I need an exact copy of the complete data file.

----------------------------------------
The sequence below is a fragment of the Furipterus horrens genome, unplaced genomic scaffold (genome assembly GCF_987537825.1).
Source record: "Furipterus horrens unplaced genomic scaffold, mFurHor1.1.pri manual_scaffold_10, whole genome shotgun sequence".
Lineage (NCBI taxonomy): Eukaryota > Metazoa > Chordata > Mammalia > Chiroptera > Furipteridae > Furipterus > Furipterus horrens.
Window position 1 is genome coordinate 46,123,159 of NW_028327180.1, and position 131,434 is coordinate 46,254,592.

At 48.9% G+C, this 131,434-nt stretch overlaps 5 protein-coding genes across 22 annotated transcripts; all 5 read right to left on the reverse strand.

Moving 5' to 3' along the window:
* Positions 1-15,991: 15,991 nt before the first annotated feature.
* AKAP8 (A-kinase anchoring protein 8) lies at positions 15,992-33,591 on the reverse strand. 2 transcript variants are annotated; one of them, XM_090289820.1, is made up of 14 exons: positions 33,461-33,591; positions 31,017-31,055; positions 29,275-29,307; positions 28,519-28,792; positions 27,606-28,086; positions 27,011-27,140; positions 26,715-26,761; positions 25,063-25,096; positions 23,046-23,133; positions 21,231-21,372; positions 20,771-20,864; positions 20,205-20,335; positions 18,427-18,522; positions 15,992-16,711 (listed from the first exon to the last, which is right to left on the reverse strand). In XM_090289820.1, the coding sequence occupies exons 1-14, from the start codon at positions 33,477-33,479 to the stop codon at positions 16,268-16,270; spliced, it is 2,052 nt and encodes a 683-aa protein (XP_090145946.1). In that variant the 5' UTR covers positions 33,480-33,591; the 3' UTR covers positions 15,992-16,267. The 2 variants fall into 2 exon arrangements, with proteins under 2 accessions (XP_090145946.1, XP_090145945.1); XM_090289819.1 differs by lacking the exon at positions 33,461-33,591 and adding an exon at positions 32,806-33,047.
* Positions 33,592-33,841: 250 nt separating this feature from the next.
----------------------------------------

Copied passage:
The sequence below is a fragment of the Furipterus horrens genome, unplaced genomic scaffold (genome assembly GCF_987537825.1).
Source record: "Furipterus horrens unplaced genomic scaffold, mFurHor1.1.pri manual_scaffold_10, whole genome shotgun sequence".
Lineage (NCBI taxonomy): Eukaryota > Metazoa > Chordata > Mammalia > Chiroptera > Furipteridae > Furipterus > Furipterus horrens.
Window position 1 is genome coordinate 46,123,159 of NW_028327180.1, and position 131,434 is coordinate 46,254,592.

At 48.9% G+C, this 131,434-nt stretch overlaps 5 protein-coding genes across 22 annotated transcripts; all 5 read right to left on the reverse strand.

Moving 5' to 3' along the window:
* Positions 1-15,991: 15,991 nt before the first annotated feature.
* AKAP8 (A-kinase anchoring protein 8) lies at positions 15,992-33,591 on the reverse strand. 2 transcript variants are annotated; one of them, XM_090289820.1, is made up of 14 exons: positions 33,461-33,591; positions 31,017-31,055; positions 29,275-29,307; positions 28,519-28,792; positions 27,606-28,086; positions 27,011-27,140; positions 26,715-26,761; positions 25,063-25,096; positions 23,046-23,133; positions 21,231-21,372; positions 20,771-20,864; positions 20,205-20,335; positions 18,427-18,522; positions 15,992-16,711 (listed from the first exon to the last, which is right to left on the reverse strand). In XM_090289820.1, the coding sequence occupies exons 1-14, from the start codon at positions 33,477-33,479 to the stop codon at positions 16,268-16,270; spliced, it is 2,052 nt and encodes a 683-aa protein (XP_090145946.1). In that variant the 5' UTR covers positions 33,480-33,591; the 3' UTR covers positions 15,992-16,267. The 2 variants fall into 2 exon arrangements, with proteins under 2 accessions (XP_090145946.1, XP_090145945.1); XM_090289819.1 differs by lacking the exon at positions 33,461-33,591 and adding an exon at positions 32,806-33,047.
* Positions 33,592-33,841: 250 nt separating this feature from the next.